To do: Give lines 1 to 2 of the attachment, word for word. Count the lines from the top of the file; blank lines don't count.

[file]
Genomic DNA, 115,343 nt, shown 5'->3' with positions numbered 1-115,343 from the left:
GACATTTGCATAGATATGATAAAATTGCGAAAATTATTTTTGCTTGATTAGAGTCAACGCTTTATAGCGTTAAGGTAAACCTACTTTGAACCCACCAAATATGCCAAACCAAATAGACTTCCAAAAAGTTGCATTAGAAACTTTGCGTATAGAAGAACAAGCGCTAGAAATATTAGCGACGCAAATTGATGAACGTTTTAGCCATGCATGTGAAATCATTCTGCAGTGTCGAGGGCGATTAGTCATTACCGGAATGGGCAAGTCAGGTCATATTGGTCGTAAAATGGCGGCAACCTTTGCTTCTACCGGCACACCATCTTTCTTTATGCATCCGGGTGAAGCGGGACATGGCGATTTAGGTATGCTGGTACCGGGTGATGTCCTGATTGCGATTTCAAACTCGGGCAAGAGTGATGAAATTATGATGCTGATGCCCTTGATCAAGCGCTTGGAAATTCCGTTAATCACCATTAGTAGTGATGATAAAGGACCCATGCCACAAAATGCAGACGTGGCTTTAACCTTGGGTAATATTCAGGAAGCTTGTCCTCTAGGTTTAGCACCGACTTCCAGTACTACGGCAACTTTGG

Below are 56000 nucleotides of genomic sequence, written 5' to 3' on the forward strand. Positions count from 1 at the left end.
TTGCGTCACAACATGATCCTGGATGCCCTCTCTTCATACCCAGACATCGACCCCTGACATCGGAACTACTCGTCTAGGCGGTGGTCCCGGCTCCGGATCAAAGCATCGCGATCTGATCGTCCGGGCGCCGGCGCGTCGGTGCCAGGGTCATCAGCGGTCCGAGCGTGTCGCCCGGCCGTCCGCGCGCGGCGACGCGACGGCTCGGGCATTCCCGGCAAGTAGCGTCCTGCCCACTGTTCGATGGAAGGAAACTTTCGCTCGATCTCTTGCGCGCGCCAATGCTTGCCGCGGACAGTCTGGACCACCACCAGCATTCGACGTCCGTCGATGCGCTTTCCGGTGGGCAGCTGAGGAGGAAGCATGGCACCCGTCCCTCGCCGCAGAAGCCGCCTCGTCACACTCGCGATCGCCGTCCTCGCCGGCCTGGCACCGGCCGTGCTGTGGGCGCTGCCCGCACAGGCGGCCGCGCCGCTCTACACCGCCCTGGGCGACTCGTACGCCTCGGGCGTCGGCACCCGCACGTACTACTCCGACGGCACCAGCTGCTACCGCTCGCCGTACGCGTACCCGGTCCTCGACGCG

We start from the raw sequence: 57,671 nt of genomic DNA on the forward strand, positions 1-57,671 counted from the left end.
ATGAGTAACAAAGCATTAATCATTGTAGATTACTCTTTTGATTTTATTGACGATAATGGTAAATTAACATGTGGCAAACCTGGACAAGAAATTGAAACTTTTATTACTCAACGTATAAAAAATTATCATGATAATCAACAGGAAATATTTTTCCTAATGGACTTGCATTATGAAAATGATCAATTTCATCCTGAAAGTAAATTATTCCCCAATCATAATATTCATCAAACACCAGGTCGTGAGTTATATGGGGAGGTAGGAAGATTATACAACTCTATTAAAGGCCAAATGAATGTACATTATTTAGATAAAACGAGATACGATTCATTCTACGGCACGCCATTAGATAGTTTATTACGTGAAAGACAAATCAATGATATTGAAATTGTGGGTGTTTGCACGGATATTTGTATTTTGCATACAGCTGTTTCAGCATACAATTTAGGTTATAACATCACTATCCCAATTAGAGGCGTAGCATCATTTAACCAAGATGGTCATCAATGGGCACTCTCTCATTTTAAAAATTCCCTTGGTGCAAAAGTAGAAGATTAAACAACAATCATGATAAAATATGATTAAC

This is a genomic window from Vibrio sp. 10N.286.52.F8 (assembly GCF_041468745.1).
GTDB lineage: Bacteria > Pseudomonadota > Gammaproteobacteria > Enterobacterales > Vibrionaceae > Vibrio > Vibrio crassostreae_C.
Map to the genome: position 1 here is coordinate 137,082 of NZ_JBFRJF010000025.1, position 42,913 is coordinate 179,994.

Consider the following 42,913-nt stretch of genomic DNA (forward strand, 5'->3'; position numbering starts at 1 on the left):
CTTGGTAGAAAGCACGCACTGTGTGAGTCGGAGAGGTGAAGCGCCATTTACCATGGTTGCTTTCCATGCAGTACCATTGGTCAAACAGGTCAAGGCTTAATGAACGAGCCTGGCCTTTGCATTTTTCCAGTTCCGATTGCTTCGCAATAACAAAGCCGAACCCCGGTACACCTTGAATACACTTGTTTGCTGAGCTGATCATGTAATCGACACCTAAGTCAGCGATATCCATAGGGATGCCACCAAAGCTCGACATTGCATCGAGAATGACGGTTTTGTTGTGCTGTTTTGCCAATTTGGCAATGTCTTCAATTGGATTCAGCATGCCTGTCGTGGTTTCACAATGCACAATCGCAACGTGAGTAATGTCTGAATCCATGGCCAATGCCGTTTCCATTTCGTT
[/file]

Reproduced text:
Genomic DNA, 115,343 nt, shown 5'->3' with positions numbered 1-115,343 from the left:
GACATTTGCATAGATATGATAAAATTGCGAAAATTATTTTTGCTTGATTAGAGTCAACGCTTTATAGCGTTAAGGTAAACCTACTTTGAACCCACCAAATATGCCAAACCAAATAGACTTCCAAAAAGTTGCATTAGAAACTTTGCGTATAGAAGAACAAGCGCTAGAAATATTAGCGACGCAAATTGATGAACGTTTTAGCCATGCATGTGAAATCATTCTGCAGTGTCGAGGGCGATTAGTCATTACCGGAATGGGCAAGTCAGGTCATATTGGTCGTAAAATGGCGGCAACCTTTGCTTCTACCGGCACACCATCTTTCTTTATGCATCCGGGTGAAGCGGGACATGGCGATTTAGGTATGCTGGTACCGGGTGATGTCCTGATTGCGATTTCAAACTCGGGCAAGAGTGATGAAATTATGATGCTGATGCCCTTGATCAAGCGCTTGGAAATTCCGTTAATCACCATTAGTAGTGATGATAAAGGACCCATGCCACAAAATGCAGACGTGGCTTTAACCTTGGGTAATATTCAGGAAGCTTGTCCTCTAGGTTTAGCACCGACTTCCAGTACTACGGCAACTTTGG